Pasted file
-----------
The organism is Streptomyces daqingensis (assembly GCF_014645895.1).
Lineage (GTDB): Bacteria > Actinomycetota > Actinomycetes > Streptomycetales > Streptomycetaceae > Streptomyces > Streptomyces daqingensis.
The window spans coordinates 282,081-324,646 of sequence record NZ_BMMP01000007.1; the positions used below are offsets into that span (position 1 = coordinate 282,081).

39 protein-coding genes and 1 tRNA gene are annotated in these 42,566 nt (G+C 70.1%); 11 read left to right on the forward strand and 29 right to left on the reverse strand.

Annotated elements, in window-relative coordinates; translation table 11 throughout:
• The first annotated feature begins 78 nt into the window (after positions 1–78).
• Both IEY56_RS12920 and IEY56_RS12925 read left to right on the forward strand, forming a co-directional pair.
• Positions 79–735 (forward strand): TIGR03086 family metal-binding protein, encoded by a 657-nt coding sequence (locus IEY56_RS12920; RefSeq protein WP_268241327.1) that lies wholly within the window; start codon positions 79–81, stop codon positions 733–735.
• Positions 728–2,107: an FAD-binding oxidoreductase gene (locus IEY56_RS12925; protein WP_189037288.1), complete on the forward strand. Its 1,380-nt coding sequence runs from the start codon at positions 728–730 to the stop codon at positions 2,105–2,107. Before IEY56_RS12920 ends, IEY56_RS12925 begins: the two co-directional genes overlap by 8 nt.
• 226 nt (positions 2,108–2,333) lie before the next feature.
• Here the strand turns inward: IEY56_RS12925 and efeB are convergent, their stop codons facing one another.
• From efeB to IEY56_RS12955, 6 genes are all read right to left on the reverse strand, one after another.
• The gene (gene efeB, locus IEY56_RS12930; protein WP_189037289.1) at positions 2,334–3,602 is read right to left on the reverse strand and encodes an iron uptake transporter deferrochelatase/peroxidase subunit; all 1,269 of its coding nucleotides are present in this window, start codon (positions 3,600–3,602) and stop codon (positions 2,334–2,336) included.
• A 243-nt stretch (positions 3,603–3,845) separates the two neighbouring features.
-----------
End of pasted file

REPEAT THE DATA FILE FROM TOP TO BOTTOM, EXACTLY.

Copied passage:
The organism is Streptomyces daqingensis (assembly GCF_014645895.1).
Lineage (GTDB): Bacteria > Actinomycetota > Actinomycetes > Streptomycetales > Streptomycetaceae > Streptomyces > Streptomyces daqingensis.
The window spans coordinates 282,081-324,646 of sequence record NZ_BMMP01000007.1; the positions used below are offsets into that span (position 1 = coordinate 282,081).

39 protein-coding genes and 1 tRNA gene are annotated in these 42,566 nt (G+C 70.1%); 11 read left to right on the forward strand and 29 right to left on the reverse strand.

Annotated elements, in window-relative coordinates; translation table 11 throughout:
• The first annotated feature begins 78 nt into the window (after positions 1–78).
• Both IEY56_RS12920 and IEY56_RS12925 read left to right on the forward strand, forming a co-directional pair.
• Positions 79–735 (forward strand): TIGR03086 family metal-binding protein, encoded by a 657-nt coding sequence (locus IEY56_RS12920; RefSeq protein WP_268241327.1) that lies wholly within the window; start codon positions 79–81, stop codon positions 733–735.
• Positions 728–2,107: an FAD-binding oxidoreductase gene (locus IEY56_RS12925; protein WP_189037288.1), complete on the forward strand. Its 1,380-nt coding sequence runs from the start codon at positions 728–730 to the stop codon at positions 2,105–2,107. Before IEY56_RS12920 ends, IEY56_RS12925 begins: the two co-directional genes overlap by 8 nt.
• 226 nt (positions 2,108–2,333) lie before the next feature.
• Here the strand turns inward: IEY56_RS12925 and efeB are convergent, their stop codons facing one another.
• From efeB to IEY56_RS12955, 6 genes are all read right to left on the reverse strand, one after another.
• The gene (gene efeB, locus IEY56_RS12930; protein WP_189037289.1) at positions 2,334–3,602 is read right to left on the reverse strand and encodes an iron uptake transporter deferrochelatase/peroxidase subunit; all 1,269 of its coding nucleotides are present in this window, start codon (positions 3,600–3,602) and stop codon (positions 2,334–2,336) included.
• A 243-nt stretch (positions 3,603–3,845) separates the two neighbouring features.